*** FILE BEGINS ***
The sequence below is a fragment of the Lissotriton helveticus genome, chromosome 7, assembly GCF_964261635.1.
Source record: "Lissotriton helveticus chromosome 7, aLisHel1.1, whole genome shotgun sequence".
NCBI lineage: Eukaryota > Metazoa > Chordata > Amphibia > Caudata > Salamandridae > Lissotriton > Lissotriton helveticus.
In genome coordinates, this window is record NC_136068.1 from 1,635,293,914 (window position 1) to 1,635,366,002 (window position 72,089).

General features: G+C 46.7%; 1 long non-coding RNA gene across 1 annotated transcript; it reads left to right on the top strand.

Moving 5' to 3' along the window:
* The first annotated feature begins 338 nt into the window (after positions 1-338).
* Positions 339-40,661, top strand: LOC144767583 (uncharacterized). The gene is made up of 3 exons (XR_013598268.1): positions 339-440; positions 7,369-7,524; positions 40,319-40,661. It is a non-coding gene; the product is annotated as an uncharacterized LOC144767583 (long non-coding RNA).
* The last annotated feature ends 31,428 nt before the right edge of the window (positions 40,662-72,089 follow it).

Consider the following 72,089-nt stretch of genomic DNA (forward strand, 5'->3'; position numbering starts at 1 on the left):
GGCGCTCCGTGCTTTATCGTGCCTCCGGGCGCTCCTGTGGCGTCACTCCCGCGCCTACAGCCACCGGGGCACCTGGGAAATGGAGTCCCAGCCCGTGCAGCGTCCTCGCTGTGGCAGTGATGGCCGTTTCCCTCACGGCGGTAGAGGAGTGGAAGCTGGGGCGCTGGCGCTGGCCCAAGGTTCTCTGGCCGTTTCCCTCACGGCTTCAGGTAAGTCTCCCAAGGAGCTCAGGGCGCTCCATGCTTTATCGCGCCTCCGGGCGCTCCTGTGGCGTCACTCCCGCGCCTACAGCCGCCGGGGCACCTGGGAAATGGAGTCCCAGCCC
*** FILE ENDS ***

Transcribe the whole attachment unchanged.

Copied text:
The sequence below is a fragment of the Lissotriton helveticus genome, chromosome 7, assembly GCF_964261635.1.
Source record: "Lissotriton helveticus chromosome 7, aLisHel1.1, whole genome shotgun sequence".
NCBI lineage: Eukaryota > Metazoa > Chordata > Amphibia > Caudata > Salamandridae > Lissotriton > Lissotriton helveticus.
In genome coordinates, this window is record NC_136068.1 from 1,635,293,914 (window position 1) to 1,635,366,002 (window position 72,089).

General features: G+C 46.7%; 1 long non-coding RNA gene across 1 annotated transcript; it reads left to right on the top strand.

Moving 5' to 3' along the window:
* The first annotated feature begins 338 nt into the window (after positions 1-338).
* Positions 339-40,661, top strand: LOC144767583 (uncharacterized). The gene is made up of 3 exons (XR_013598268.1): positions 339-440; positions 7,369-7,524; positions 40,319-40,661. It is a non-coding gene; the product is annotated as an uncharacterized LOC144767583 (long non-coding RNA).
* The last annotated feature ends 31,428 nt before the right edge of the window (positions 40,662-72,089 follow it).

Consider the following 72,089-nt stretch of genomic DNA (forward strand, 5'->3'; position numbering starts at 1 on the left):
GGCGCTCCGTGCTTTATCGTGCCTCCGGGCGCTCCTGTGGCGTCACTCCCGCGCCTACAGCCACCGGGGCACCTGGGAAATGGAGTCCCAGCCCGTGCAGCGTCCTCGCTGTGGCAGTGATGGCCGTTTCCCTCACGGCGGTAGAGGAGTGGAAGCTGGGGCGCTGGCGCTGGCCCAAGGTTCTCTGGCCGTTTCCCTCACGGCTTCAGGTAAGTCTCCCAAGGAGCTCAGGGCGCTCCATGCTTTATCGCGCCTCCGGGCGCTCCTGTGGCGTCACTCCCGCGCCTACAGCCGCCGGGGCACCTGGGAAATGGAGTCCCAGCCC